Sometimes (okay, most times) I keep my sourdough starter going simply for the discard. Crackers, biscuits, buns and focaccia have all been amended and devoured, but nothing compares to waffles. Especially once Maurizio’s sourdough discard waffles were on my radar. His site, The Perfect Loaf, has a perfectly good recipe if you’re into eggs and butter. I’m not, but these were easy to adapt, and now I make them weekly.
Maurizio’s sourdough discard waffles
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These freeze beautifully, and unless you’re able to eat a waffle straight out of the iron while it’s hot enough to scald your fingers, I think waffles always taste best toasted from the freezer. The thinner your batter, the crispier your waffles. An airy waffle is best achieved with spelt or all purpose flour. Sometimes I ignore my family’s protestations and swap in up to one half cup of cornmeal, which gives them a toothsome crunch and a bit more chewiness in the center. This recipe is a great vehicle for other flours such as whole wheat or rye (I sub up to one cup/125 grams); the hours-long fermentation allows these flours to fully hydrate.
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WHISK together, 8-12 hours before serving:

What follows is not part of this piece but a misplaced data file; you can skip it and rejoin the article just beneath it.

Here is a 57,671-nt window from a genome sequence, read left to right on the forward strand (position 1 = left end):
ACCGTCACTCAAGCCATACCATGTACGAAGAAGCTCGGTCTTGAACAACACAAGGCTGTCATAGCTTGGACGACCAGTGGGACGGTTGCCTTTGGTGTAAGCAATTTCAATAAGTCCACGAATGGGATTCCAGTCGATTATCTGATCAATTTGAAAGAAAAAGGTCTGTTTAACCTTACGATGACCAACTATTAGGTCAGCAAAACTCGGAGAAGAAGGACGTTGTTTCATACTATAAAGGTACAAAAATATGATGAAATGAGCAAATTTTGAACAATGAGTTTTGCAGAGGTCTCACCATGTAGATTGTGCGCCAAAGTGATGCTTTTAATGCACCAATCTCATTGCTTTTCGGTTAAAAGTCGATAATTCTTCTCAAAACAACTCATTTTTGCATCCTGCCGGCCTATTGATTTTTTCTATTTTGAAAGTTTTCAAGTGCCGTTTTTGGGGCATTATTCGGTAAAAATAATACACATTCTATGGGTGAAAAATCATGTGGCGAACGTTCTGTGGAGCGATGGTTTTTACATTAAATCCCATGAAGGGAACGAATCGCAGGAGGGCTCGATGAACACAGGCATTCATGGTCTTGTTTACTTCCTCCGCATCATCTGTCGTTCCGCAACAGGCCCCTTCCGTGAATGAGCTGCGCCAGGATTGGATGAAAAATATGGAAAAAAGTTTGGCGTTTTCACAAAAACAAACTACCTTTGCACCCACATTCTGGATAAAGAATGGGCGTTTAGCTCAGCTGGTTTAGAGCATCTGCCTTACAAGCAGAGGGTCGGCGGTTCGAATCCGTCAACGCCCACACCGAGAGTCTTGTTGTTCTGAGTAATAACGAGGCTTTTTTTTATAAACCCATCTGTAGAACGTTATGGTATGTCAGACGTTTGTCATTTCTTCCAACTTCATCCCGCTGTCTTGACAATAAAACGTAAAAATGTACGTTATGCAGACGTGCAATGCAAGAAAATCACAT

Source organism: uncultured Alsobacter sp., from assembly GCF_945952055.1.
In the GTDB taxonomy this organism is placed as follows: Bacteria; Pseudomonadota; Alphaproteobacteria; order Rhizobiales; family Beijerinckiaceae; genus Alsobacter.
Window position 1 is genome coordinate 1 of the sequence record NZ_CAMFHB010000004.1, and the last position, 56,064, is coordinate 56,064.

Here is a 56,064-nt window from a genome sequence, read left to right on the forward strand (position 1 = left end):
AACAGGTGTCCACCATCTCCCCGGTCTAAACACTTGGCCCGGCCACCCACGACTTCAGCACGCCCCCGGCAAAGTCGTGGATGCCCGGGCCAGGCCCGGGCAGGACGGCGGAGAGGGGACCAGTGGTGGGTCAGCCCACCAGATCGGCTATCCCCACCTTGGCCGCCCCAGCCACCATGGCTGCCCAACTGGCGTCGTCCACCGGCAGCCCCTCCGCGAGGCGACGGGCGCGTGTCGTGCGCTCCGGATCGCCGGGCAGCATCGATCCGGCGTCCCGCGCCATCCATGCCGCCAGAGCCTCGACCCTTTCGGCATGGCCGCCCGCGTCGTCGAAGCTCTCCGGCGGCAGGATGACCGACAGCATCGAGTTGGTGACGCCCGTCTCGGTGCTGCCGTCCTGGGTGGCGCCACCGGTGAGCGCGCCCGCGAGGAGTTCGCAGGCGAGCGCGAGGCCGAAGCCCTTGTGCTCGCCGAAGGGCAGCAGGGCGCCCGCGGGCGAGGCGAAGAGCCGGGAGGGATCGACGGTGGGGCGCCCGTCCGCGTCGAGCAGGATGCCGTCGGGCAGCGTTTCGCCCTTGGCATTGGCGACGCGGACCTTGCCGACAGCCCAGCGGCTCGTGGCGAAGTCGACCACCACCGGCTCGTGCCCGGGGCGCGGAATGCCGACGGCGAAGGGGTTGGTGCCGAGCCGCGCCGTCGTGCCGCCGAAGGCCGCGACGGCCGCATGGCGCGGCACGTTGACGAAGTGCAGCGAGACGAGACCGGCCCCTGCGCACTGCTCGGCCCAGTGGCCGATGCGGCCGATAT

2 cups oat or almond milk
1/2 cup fruity olive oil
1/2 cup (100 g) sourdough discard
1 tablespoon apple cider vinegar
2 teaspoons cane or turbinado sugar
2 cups (250 grams) spelt flour
COVER, set out at room temperature for at least 8 hours.
WHISK in while the waffle iron preheats:
1 teaspoon baking powder
1/2 teaspoon baking soda
1/2 teaspoon kosher salt
Thin with additional milk if necessary, just before waffling.
Cook according to your waffle iron’s specifications. Serve immediately, or reheat in the toaster to crisp them up if some time has passed. If freezing some for later: be sure they are cooled completely, zip up in a freezer bag, and enjoy for up to one month.
Prep time: 5 minutes | Fermentation time: 8-12 hours | Cook time: 20 minutes